Archive for November, 2013


Ici dans l’hémisphère nord,
doucement la tristesse du mort
se glisse au bord de l’eau grise,
où l’église se trouve
perdue en plein brouillard.

L’automne est la saison des récoltes,
du vin et des pommes de terre, mais aussi
des couleurs foncées, sombres, oui, ici
je me souviens seulement
la douleur et le noir.

This is my first attempt to do a French poem, excussez moi already for mistakes that are bound to have happened and thank you for suggestions that might improve the above 🙂

Translated in English:


Here in the Northern hemisphere
the sadness of death
softly slides near the water,
where the church finds itself
lost in dense mist.

Autumn is the season of harvests,
of wine and potatoes, but also
of dark, dreary colours, yes, here
I only recall
the pain and the black.

In Dutch:


Hier op het noordelijk halfrond
sluipt de triestheid van de dood
zachtjes tot aan het water
waar de kerk zichzelf verliest
in dichte mist.

Herfst is het seizoen van oogsten,
van wijn en aardappels maar ook
van donkere, sombere tinten, ja, hier
herinner ik me enkel
de pijn en het zwart.

A body miracle

I am surprised my body
made these other bodies
so far with no apparent serious mistakes;
while I am physically rather stupid, incapable
for instance of understanding electricity;
while I have no idea, none whatsoever, of the
complexities of their construction.

I couldn’t tell you how it’s done,
yet as a miracle it happens they do function,
they can move and talk and learn and work,
befriend and love an other. Laugh and cry,
while I am clumsy like an ox.
I am surprised each time I think
my body made me mother.


Finding without searching,
a few old books you left me
in which you dried
the flowers that we picked.
They died between the pages,
every fragile petal
becoming dust and rot,
as I find that you loved me,
that you have loved me not.

Sunday Surprise in the seventies

Your mother smiled with charming hate each time she let me in.
She said that writing stories was lying and a sin,
this after I had told her
I wrote fiction.

At the end of every meal,
she would pick someone from her clan
to read the bible. I’m glad to say
that it was never me.

After the meal, during prayers
I wondered where I would begin to peel
the paper layers off the wall
that stood between us.

I should commence above the dark brown clock
that hammered headaches every quarter of the hour,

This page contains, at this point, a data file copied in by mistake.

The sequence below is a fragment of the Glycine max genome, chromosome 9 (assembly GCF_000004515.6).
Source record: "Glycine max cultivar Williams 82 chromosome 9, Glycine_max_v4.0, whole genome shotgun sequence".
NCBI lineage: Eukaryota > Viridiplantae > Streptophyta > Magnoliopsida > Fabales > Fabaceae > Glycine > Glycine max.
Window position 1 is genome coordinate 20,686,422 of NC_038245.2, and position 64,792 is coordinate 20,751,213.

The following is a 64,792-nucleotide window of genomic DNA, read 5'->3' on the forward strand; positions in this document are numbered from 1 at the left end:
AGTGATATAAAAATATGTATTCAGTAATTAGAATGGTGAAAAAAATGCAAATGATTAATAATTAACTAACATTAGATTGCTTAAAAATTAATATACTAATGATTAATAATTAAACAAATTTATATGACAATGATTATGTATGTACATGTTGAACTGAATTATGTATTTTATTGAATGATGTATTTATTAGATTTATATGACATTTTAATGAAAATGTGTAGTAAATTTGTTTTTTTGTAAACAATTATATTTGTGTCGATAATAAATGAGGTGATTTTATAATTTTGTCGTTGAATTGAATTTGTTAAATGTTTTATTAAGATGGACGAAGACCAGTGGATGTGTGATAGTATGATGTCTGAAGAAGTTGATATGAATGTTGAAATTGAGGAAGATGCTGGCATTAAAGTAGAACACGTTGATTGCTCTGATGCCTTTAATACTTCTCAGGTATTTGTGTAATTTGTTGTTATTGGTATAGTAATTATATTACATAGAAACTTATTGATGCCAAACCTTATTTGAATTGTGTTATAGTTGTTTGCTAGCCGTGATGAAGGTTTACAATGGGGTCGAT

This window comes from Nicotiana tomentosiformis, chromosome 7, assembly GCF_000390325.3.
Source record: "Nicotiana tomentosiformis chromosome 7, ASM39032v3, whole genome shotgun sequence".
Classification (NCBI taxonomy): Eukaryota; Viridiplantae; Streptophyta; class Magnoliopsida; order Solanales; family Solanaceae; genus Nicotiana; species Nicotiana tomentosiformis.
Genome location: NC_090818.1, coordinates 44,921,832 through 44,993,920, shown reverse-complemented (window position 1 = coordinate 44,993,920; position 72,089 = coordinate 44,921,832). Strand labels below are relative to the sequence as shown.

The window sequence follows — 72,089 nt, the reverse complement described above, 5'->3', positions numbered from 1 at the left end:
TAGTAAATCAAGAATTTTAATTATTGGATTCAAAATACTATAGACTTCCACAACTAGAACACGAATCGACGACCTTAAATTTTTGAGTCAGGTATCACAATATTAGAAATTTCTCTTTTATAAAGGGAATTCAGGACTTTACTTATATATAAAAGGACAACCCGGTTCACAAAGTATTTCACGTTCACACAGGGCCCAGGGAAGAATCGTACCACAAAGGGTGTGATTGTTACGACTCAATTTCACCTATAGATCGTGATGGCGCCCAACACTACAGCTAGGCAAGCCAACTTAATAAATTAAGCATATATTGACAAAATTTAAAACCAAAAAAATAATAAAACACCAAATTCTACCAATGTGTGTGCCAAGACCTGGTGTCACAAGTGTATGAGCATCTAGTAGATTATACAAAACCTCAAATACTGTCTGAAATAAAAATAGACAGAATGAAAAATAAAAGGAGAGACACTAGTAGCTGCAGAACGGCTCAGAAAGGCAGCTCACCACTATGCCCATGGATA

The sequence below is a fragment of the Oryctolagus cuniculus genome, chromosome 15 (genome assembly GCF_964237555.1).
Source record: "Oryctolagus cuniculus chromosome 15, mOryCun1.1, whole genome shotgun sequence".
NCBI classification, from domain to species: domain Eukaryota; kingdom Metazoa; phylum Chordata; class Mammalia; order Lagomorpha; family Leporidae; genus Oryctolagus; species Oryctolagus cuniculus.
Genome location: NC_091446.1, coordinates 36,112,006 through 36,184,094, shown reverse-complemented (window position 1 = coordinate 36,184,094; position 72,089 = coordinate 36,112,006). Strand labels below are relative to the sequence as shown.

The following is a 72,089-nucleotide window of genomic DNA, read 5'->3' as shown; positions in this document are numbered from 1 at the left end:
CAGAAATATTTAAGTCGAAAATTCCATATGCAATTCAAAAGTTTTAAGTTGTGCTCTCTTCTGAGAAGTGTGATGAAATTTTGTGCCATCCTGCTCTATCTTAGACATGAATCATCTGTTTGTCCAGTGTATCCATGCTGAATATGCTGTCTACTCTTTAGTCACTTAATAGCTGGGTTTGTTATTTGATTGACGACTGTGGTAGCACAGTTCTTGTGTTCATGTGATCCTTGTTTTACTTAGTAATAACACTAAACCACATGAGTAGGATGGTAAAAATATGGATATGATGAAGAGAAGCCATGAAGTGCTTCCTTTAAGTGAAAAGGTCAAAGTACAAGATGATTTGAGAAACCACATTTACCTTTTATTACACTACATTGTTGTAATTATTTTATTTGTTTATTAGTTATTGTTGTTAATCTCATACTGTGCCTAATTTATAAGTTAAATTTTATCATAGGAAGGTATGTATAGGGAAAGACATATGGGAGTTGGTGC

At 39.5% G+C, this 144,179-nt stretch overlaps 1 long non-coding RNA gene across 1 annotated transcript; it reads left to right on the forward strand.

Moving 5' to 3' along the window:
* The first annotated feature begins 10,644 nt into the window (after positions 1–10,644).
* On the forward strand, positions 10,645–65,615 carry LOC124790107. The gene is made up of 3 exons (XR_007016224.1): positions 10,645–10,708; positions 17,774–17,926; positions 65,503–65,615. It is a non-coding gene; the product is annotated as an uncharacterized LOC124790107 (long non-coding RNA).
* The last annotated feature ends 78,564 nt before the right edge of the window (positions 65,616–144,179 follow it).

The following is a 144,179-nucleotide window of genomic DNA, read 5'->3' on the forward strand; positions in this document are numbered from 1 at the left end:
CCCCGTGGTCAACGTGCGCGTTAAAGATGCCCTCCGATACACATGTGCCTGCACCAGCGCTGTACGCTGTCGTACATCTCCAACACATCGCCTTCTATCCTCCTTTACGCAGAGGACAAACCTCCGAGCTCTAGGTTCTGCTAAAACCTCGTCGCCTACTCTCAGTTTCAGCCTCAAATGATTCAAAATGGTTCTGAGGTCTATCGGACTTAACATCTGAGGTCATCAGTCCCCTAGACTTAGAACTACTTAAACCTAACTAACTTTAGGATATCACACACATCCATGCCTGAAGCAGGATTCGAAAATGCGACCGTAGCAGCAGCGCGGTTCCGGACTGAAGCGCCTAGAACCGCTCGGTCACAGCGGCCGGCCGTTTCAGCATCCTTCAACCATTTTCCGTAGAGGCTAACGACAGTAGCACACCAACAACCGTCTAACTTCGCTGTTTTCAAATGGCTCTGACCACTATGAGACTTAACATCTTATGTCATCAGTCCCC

night and day.

I tried to understand
the after dinner conversation
but there wasn’t any.

We had to sleep apart, me in your room, you in the attic,
but you came back at nights, our breathing kept on hold
while we could hear the others
freely breathe.

On Sundays we would wait until they went to church
so we could make belated love.
One day the minister was ill. Your family surprised us
returning home too early.

But then they were surprised as well
to find us naked in the kitchen, erected
in the early morning light.
You spilled the salt and I looked back and laughed.

And every Monday crows would tell me
that I did not belong and should go home
and every Monday they were right.

Garden tea party; dress code cocktail

They sat with innocent carelessness
on the thin designer’s chairs
that in their elegant invisibility
made the chatting ladies seem
two floating female buddhas but with hats,
who by some religious miracle
were above the rules of gravity,
until the weight of one of them
caused a break in their almighty faith,
hence showing the designers mean depravity.

Waiting in the hospital

They keep pushing beds with people
into rooms they never come out again
and a baby is crying.
This is the house where life meets death,
and where bright Disney balloons
fill the sadness in the Central Hall.
To die and the last thing you see
is a waving Mickey Mouse. Hallo Saint Peter.

I met Rumi on the ferry

I met Rumi on the ferry,
he was seasick all the time.
We hadn’t left Harlingen Harbour
when he started to look pale
and he asked me –
I mean: he, Rumi, asked me! –
for some wisdom.

I told him to get a bit of fresh air on the deck.
“Fresh air is the miracle of transparency,” he mumbled.
He looked outside, it was raining.
“Then again, perhaps not.”
He wasn’t quite himself maybe.


Deep thought on the ferry

all our ancestors
no matter what profession
once they were seamen


Rather knackered

I rather heard nothing than beat,
rather the sea than a band,
rather the day crack in silence
than with rather loud noise from the street.

Knackered and rather at ends,
I rather saw bed as in sleep,
rather a rest than to dream an illusion
rather be sure than to seem in confusion.

But all this has changed, rather by you,
that I rather listen to music at times,
rather hear people about than hear none,
that I rather feel life coming through.

I rather dream on while I can,
I rather live fantasized lives,
I’m rather in doubt what to do,
rather leaving decisions to you.


11 x 11 words

a certain being
I try to adjust less,
without future nuisance.

adjust to a nuisance
I, being less,
try without certain future.

a nuisance
certain less to being
I try, adjust without future.

being a nuisance,
I try, adjust to future.
without less.

a nuisance,
without being certain
I try to adjust less.

less certain,
without being a nuisance
I try to adjust.

I try a certain future,
adjust to being less
without nuisance.

I try less. adjust being
to a certain future
without nuisance.

less I try to adjust
without being a certain nuisance:

to being less nuisance
I try, adjust
without a certain future.

without a try being certain,
I adjust less
to future nuisance


Just playing a bit, I think there must be a lot more possible combinations with these eleven words 🙂

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